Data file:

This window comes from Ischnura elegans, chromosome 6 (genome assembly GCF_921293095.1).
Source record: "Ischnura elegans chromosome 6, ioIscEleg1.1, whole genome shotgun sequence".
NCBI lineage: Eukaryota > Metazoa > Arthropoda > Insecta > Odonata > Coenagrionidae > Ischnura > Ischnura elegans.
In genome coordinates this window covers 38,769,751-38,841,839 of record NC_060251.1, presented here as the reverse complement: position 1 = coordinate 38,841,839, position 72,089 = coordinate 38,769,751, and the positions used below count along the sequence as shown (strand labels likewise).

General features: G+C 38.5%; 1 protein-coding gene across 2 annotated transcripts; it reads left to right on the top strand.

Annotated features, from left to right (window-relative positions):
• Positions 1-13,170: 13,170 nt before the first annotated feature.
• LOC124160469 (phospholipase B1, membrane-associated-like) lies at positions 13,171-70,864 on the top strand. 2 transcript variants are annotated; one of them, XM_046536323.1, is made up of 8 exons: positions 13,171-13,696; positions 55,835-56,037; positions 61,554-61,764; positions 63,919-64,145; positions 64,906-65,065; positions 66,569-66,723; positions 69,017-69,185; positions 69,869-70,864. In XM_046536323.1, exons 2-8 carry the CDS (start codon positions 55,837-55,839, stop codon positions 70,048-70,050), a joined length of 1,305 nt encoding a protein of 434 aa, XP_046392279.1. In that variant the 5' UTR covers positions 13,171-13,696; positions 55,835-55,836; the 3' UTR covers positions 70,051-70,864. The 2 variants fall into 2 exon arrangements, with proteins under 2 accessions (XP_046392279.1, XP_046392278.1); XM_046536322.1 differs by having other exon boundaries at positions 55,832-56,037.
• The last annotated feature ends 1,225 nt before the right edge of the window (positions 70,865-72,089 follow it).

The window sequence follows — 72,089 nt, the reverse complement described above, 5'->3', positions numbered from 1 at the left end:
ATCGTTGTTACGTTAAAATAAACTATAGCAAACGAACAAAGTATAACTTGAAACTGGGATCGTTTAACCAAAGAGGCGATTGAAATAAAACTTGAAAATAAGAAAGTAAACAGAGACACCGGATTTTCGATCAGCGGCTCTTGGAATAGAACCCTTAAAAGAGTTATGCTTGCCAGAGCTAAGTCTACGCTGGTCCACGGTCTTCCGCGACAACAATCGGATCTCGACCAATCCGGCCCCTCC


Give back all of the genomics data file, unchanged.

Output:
This window comes from Ischnura elegans, chromosome 6 (genome assembly GCF_921293095.1).
Source record: "Ischnura elegans chromosome 6, ioIscEleg1.1, whole genome shotgun sequence".
NCBI lineage: Eukaryota > Metazoa > Arthropoda > Insecta > Odonata > Coenagrionidae > Ischnura > Ischnura elegans.
In genome coordinates this window covers 38,769,751-38,841,839 of record NC_060251.1, presented here as the reverse complement: position 1 = coordinate 38,841,839, position 72,089 = coordinate 38,769,751, and the positions used below count along the sequence as shown (strand labels likewise).

General features: G+C 38.5%; 1 protein-coding gene across 2 annotated transcripts; it reads left to right on the top strand.

Annotated features, from left to right (window-relative positions):
• Positions 1-13,170: 13,170 nt before the first annotated feature.
• LOC124160469 (phospholipase B1, membrane-associated-like) lies at positions 13,171-70,864 on the top strand. 2 transcript variants are annotated; one of them, XM_046536323.1, is made up of 8 exons: positions 13,171-13,696; positions 55,835-56,037; positions 61,554-61,764; positions 63,919-64,145; positions 64,906-65,065; positions 66,569-66,723; positions 69,017-69,185; positions 69,869-70,864. In XM_046536323.1, exons 2-8 carry the CDS (start codon positions 55,837-55,839, stop codon positions 70,048-70,050), a joined length of 1,305 nt encoding a protein of 434 aa, XP_046392279.1. In that variant the 5' UTR covers positions 13,171-13,696; positions 55,835-55,836; the 3' UTR covers positions 70,051-70,864. The 2 variants fall into 2 exon arrangements, with proteins under 2 accessions (XP_046392279.1, XP_046392278.1); XM_046536322.1 differs by having other exon boundaries at positions 55,832-56,037.
• The last annotated feature ends 1,225 nt before the right edge of the window (positions 70,865-72,089 follow it).

The window sequence follows — 72,089 nt, the reverse complement described above, 5'->3', positions numbered from 1 at the left end:
ATCGTTGTTACGTTAAAATAAACTATAGCAAACGAACAAAGTATAACTTGAAACTGGGATCGTTTAACCAAAGAGGCGATTGAAATAAAACTTGAAAATAAGAAAGTAAACAGAGACACCGGATTTTCGATCAGCGGCTCTTGGAATAGAACCCTTAAAAGAGTTATGCTTGCCAGAGCTAAGTCTACGCTGGTCCACGGTCTTCCGCGACAACAATCGGATCTCGACCAATCCGGCCCCTCC